Elections in Kosovo -  © vepar5/Shutterstock

© vepar5/Shutterstock

Kosovo once again goes to early elections, confirming profound political instability that risks having negative repercussions, especially during the pandemic. Early polls give Vetëvendosje a large advantage

05/02/2021 -  Arta Berisha Pristina

Kosovo will hold its fifth snap election since it became an independent country 13 years ago, showing once again its difficulties in achieving the political and economic stability the country so much needs, especially in a pandemic. In January Kosovo's acting President Vjosa Osmani dissolved the national assembly and ordered the electoral commission to prepare for new elections on February 14, after the Kosovo Constitutional Court sentenced that Avdullah Hoti's government had been illegally elected.

Brisilda Kaciu is only 22, but she has already had the chance to vote three times in political elections since she turned 18. "I was a first-time voter in 2017. Then I voted again in 2019, and now I will go to vote once again in 2021", she told OBCT, adding that voting so often does not help Kosovo on its way to stability and progress.

"Time goes by, but we do not expect anything to change for the better anytime soon. Most decisions taken by politicians are based on selfish political interests, and are not meant to improve the welfare of the general population", maintains Brasilda, who studies German language and literature at the University of Prishtina.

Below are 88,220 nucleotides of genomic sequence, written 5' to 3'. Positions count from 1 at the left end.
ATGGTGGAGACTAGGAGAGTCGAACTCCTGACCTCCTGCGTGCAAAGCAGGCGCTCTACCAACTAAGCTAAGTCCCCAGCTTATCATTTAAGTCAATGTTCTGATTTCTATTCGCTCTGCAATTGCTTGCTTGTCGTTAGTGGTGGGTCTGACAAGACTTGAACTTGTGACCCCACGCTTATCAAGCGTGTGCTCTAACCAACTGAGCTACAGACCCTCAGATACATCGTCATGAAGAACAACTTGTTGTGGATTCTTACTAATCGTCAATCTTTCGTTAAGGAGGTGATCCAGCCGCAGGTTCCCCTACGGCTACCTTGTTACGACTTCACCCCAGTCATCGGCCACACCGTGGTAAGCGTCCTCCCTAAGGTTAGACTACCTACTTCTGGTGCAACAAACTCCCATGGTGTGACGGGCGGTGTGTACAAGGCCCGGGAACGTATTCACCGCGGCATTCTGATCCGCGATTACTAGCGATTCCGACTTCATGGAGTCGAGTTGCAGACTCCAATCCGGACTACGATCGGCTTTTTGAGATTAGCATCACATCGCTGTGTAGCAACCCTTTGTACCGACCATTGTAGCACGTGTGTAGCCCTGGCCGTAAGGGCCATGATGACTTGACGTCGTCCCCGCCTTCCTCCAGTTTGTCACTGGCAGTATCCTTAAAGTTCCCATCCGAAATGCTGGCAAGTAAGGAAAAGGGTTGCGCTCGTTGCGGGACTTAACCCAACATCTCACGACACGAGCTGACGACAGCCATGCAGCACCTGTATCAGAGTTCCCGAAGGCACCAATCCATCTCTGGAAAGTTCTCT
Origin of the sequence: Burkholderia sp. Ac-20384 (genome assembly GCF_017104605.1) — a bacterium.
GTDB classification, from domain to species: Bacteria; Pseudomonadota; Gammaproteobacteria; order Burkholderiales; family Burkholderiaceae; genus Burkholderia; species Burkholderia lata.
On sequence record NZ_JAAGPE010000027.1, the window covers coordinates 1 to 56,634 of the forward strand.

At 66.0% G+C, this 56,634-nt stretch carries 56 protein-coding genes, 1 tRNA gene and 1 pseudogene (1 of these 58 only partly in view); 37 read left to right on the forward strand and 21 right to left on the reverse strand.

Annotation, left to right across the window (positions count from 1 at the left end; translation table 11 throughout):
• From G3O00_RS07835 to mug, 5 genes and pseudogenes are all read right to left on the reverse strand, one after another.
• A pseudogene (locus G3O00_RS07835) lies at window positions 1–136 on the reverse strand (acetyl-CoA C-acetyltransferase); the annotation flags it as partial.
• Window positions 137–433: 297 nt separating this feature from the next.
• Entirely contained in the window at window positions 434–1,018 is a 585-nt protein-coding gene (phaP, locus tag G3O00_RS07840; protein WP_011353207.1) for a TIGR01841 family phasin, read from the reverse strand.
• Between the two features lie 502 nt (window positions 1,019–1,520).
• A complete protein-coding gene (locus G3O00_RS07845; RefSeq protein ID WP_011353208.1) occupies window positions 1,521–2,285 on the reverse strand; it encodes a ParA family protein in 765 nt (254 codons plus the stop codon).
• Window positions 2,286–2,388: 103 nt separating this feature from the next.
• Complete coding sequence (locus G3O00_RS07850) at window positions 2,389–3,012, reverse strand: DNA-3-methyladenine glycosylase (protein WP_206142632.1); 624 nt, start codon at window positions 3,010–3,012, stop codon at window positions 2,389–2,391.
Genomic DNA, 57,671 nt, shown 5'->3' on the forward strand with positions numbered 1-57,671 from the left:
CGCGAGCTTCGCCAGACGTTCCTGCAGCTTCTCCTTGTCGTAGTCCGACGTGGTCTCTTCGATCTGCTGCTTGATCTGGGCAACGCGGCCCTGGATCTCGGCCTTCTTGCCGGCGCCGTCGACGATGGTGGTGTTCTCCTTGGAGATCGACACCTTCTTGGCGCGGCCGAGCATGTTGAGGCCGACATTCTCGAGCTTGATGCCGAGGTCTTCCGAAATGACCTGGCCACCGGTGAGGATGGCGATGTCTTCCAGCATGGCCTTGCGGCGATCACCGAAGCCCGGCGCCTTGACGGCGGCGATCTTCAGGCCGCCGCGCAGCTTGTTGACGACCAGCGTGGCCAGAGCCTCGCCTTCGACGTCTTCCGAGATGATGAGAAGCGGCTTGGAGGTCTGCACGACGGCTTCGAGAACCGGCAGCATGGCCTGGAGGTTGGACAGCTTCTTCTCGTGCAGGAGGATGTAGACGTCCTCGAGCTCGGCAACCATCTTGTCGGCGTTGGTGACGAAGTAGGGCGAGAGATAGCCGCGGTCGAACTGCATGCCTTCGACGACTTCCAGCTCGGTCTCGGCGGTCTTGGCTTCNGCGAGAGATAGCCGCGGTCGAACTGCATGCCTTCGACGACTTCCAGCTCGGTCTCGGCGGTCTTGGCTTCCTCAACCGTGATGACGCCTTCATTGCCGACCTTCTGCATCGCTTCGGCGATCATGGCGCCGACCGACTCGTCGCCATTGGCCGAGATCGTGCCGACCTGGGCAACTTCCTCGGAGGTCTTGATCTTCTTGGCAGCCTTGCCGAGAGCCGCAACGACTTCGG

New problems, old solutions

From what they have seen during the pre-electoral campaign, political and economic experts in Kosovo doubt that political parties will tackle the real challenges faced by Kosovo's citizens in everyday life, like addressing the current economic and social problems, securing vaccines against Covid-19, and fighting corruption.

"No political party is offering solutions to the social challenges and structural problems of Kosovo's economy. What we currently hear is a repetition of refrains from previous election campaigns. We are being offered old and failed solutions for new and complex problems, especially with regards to the economic impact of the digital revolution and the pandemic”, Kujtim Dobruna – chief executive of Economic Initiative for Kosovo, a non-profit organisation based in Vienna – told OBCT.

In his opinion, political stability is now needed more than ever, since Kosovo is experiencing one of the most serious and far-reaching crises since 1999. "The economic contraction is expected to be at around 8 percent for 2020”, Dobruna adds.

Dardan Velija, a public policy activist, criticises Kosovo's political elites for turning the elections into a mere tool to secure power. "The frequency of elections at the service of one party, without ever offering a real possibility for change, has seriously damaged the country's potential for economic and social development", Velija told OBCT.

Serbeze Haxhiaj, a public broadcasting editor, notes that once again "promises to wage a vigorous battle against crime and corruption have dominated the electoral campaign ahead of parliamentary elections – but the specific details of such plans are hard to find”.

One of the main challenges Kosovo cannot wait any longer to address is securing vaccines to protect its citizens from Covid-19. Instead, the government has eased the anti-pandemic restrictions during the electoral campaign, while many European countries are imposing a third lockdown and several neighbouring countries started vaccinating their populations.

Moreover, some political parties are holding big indoor electoral rallies with dozens of supporters, without respecting basic recommendations like mask-wearing and social distancing, and are sharing them on Facebook.